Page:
Ashtanga: the Yoga of Purification.

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Working Through Physical & Emotional Discomfort in the Practice of Yoga.

“The practice of yoga is a slow retraining of our bodies and minds to make ourselves comfortable with the scary places inside and outside of ourselves.”

Yoga purifies the mind and body…by asking you to develop deep self-knowledge.

When you unite with the deepest part of yourself, an incontrovertible understanding of not only your own life, but all life takes root. The highlights along the path of yoga are epiphany moments where your higher self is revealed to you—moments that blossom between your breath, your posture and point of attention. This three-pronged approach is the pinnacle of the Ashtanga Yoga method that I learned from my teacher Sri. K. Pattahbi Jois, whom I called Guruji.

Guruji taught that regular yoga practice cleanses the area around the spiritual heart and removes the six poisons of kama (desire), krodha (anger), moha (delusion), lobha (greed), matsarya (envy) and mada (sloth). He was a believer in the benefits of daily practice as the main method for practitioners to experience the benefits of yoga. In order to remove these poisons, you have to practice with strong determination in order to awaken layers of accumulated patterns.

This is done through daily practice of all the eight limbs of the Ashtanga yoga path. When this integrated approach to spiritual development is in place, the inner fire of purification, called agni in Sanskrit, is ignited and literally burns through unhealthy habits, physical toxins and emotional hang-ups.

Studying and memorizing the Yoga Sutras, Sanskrit words or contemporary philosophy alone will not give you peace. Information is not knowledge. Guruji always emphasized the necessity of experiencing the effects of a daily practice within your own practice, body and life. Only in this way can students integrate the wisdom of the sacred, eternal teachings of yoga into daily life and “get,” firsthand, the empowering self-knowledge that is the essence of yoga.

Yoga transforms us not by demanding change, but by inspiring change from within—and it is daily practice that provides the breeding ground for this phenomenal transformation.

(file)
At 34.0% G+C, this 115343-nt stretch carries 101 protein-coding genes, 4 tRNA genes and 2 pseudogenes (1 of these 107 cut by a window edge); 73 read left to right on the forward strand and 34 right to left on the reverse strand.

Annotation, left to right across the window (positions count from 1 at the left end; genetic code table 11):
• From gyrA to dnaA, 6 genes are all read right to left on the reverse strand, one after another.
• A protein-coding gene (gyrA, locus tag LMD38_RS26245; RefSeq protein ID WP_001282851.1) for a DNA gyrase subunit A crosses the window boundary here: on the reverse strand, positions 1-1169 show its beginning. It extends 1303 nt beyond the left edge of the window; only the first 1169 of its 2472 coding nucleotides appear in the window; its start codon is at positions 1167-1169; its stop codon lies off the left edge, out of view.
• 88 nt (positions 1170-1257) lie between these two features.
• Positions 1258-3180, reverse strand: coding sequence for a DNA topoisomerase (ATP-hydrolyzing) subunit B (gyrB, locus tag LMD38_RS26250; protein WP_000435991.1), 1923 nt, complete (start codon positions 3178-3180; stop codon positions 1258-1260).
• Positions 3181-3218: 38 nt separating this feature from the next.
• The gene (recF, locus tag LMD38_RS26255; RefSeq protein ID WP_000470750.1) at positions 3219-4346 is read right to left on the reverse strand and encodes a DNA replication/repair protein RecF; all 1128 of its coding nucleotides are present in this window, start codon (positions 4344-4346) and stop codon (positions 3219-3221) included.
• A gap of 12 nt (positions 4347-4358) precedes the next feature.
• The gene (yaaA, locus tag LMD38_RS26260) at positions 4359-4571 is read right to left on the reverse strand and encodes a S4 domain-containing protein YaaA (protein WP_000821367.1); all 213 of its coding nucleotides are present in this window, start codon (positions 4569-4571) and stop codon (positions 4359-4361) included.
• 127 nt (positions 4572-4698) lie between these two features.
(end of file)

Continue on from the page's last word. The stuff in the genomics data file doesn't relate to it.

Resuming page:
Anything really meaningful in life usually comes at the expense of a little hard work, and yoga’s great promise of transformation is no different.

Most practitioners feel is that yoga is hard and demanding. The reason the exercises, practices and observances are so challenging is because true self knowledge demands it, and our attachments to the six poisons are deeply entrenched. Before the brilliance of life can be felt, there is often a sort of due diligence that needs to be taken through the doldrums of these obstacles. Attachment, anger, delusion, envy, laziness and other detrimental states of being must be understood and transcended before we can know lasting peace. We all have a place inside of ourselves that we are not one hundred percent comfortable with. We have all done things that we are not completely proud of. And we have all fears, insecurities and idiosyncrasies that we hide from the world.

The practice of yoga is a slow retraining of our bodies and minds to make ourselves comfortable with the scary places inside and outside of ourselves. Yoga can be the first step along an arduous path towards unconditional acceptance of all life, including our own.

On many of my trips to Mysore, students would often share their elaborate stories of discomfort with Guruji.

The majority of the time, he would say “Pain good.”

The second book of the yoga sutras begins with an axiom that defines a key element of yoga practice as accepting pain as help for purification, known in Sanskrit as tapah. The only way that the inner fire of purification, agni, works is if you learn to stay in it and not run away. The natural human response to pain is fear, avoidance and denial, yet yoga uses pain as a method of awakening. By learning to accept pain within the safe space of yoga, you learn to create a pause between the stimulus of pain and the response in your body and mind that wants to run away. In that powerful pause you are able to choose your course of action instead of being driven by reactionary patterns from the past. The store of accumulated reactionary patterns amount to what is called in Sanskrit the samskaras and these set ways of being, reacting and running create the negative karma that adversely affects our lives.

So yoga teaches you how to react painful situations as opportunities for growth, expansion and success and thus you learn not to run away. If your tendency is to focus on the problem when it arises yoga retrains your mind to focus on the solution. If you run away from pain yoga teaches you how to accept it and then move through it. While you might not want any type of pain in your life, the truth is that pain is pretty much unavoidable. There will always be a squeaking thing you could do without, a person who aggravates you or a life situation that saddens you. Yoga gives you the unique chance to change your reaction patterns and thereby tap into an eternal, abiding peace. The stability of the dedicated yoga practitioner means that peace is possible to experience regardless of what circumstances arrive at the doorstep. In other words you can lesson the impact of the six poisons and the samskaras by accepting pain and practicing true kriya yoga when pain comes so that you will experience a more peaceful life.